By Calum Marsh
By Michelle Orange
By Michael Atkinson
By Simon Abrams
By Zachary Wigon
By Aaron Hillis
By Casey Burchby
By Stephanie Zacharek
Writer-director Barry Levinson's return to the political realm after 1997's Wag the Dog is no heroic comebackfar from it, even if it's better than the trailer makes it appear. Buried beneath its pale satiric surface is a not-bad ideawhat would happen if an outsider candidate, a TV comedian played by Robin Williams, became a White House insiderbut Levinson's too distracted to make any kind of point. He loses his movie, his audience, and his purpose in a tangle of conspiracy theories and crackpot notions that sink the movie just when it begins to transcend expectations. In short, it would have been great if it had stopped, oh, 12 minutes in. No such luck, though do feel free to walk out when Laura Linney shows. Nothing against Linney, but her appearance here, as a worker at a voting-machine manufacturing company ruled by despots more concerned with profit than precision, throws the movie out of whack. What could have been something prescient and relevantnever more so than at a time when Texas contends with electing Texas Jewboy Kinky Friedman as its governorventures deep into nutjob territory even Oliver Stone's abandoned for higher ground.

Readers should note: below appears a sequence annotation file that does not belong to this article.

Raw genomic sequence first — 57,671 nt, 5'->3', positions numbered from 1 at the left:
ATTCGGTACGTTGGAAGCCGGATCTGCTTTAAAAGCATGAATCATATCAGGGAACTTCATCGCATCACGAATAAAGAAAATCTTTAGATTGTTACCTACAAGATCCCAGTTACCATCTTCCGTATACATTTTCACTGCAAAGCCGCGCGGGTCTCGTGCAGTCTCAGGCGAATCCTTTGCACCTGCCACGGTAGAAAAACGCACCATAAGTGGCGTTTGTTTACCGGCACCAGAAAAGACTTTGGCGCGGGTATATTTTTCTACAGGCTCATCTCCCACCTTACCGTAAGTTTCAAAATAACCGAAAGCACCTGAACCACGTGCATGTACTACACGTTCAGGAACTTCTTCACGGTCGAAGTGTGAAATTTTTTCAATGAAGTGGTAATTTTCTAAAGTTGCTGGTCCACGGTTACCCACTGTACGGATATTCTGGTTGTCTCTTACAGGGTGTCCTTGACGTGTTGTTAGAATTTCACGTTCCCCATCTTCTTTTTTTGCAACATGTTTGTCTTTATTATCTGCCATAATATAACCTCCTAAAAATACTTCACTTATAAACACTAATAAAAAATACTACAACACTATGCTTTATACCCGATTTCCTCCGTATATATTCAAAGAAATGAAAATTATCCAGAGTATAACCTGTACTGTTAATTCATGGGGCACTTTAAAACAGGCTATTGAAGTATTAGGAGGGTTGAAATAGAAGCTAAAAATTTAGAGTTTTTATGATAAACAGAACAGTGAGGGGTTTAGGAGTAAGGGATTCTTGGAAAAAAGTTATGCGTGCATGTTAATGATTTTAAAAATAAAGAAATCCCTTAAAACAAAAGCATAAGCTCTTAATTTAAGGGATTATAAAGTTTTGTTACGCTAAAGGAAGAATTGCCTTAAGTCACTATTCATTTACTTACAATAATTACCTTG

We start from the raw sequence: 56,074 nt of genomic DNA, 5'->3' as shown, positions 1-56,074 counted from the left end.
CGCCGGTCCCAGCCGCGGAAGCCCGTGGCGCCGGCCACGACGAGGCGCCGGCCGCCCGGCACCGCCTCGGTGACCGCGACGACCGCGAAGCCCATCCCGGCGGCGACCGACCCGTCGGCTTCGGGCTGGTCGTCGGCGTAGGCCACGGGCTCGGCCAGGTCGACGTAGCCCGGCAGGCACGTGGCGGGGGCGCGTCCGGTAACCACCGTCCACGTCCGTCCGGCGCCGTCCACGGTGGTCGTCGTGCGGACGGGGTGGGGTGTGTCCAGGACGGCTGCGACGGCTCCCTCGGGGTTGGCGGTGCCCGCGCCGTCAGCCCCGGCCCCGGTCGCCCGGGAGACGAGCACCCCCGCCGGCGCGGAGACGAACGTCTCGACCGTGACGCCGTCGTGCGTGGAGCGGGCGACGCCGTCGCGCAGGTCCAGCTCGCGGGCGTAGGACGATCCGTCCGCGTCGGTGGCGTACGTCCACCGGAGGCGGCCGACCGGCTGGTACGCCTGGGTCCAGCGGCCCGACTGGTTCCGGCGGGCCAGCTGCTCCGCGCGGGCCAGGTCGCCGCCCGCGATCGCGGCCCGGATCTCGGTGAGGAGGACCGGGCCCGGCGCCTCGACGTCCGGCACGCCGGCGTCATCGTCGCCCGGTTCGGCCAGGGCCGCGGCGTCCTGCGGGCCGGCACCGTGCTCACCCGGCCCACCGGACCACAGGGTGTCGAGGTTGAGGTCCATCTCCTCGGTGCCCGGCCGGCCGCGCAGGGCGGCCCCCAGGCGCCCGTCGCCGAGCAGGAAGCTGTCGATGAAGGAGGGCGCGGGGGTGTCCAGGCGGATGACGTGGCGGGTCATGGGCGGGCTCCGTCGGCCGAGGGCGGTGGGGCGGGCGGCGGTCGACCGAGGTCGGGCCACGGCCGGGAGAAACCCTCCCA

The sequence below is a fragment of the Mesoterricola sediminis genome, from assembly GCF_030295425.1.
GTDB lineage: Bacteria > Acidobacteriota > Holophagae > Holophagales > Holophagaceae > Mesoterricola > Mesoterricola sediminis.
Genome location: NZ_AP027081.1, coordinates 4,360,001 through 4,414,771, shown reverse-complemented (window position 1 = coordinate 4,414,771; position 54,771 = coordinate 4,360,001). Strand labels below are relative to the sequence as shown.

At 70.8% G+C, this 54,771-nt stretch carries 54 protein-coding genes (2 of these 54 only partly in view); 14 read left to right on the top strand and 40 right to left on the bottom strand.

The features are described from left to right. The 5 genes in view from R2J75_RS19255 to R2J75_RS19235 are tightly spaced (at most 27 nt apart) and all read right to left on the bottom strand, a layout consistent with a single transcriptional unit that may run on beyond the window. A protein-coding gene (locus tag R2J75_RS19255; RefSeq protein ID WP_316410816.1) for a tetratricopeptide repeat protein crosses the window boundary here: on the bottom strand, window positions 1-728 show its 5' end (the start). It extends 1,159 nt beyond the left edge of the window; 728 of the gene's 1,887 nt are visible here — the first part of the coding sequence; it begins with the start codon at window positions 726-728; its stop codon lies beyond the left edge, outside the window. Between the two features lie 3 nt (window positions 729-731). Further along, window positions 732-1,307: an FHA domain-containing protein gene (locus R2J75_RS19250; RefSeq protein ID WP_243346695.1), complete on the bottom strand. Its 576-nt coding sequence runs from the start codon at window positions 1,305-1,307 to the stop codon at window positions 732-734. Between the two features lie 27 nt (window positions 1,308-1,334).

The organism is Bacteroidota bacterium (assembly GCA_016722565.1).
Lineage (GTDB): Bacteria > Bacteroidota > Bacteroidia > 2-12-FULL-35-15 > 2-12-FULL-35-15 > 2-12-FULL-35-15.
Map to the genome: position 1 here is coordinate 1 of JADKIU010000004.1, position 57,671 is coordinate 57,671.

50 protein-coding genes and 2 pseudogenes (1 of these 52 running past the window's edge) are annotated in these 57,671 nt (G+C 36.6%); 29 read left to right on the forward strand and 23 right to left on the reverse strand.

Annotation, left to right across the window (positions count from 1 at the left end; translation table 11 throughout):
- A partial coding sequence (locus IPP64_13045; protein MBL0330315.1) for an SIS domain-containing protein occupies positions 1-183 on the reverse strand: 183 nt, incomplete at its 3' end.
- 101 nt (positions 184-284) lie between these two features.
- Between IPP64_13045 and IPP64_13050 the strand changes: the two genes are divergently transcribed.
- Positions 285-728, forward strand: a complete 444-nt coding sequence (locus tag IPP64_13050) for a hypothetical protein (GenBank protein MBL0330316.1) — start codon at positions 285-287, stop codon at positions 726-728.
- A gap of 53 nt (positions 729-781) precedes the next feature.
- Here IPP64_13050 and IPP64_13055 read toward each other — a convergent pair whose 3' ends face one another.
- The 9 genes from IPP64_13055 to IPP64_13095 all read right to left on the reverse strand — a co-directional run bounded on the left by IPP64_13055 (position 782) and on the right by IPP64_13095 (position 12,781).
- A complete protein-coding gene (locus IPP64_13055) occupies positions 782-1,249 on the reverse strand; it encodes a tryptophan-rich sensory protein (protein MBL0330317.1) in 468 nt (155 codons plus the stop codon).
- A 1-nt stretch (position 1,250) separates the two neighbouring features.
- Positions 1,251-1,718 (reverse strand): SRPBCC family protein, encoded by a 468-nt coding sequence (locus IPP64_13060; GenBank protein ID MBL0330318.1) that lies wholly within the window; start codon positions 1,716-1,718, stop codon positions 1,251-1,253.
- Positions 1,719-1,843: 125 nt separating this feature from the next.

Join My Voice Nation for free stuff, film info & more!
Find everything you're looking for in your city
Find the best happy hour deals in your city
Get today's exclusive deals at savings of anywhere from 50-90%
Check out the hottest list of places and things to do around your city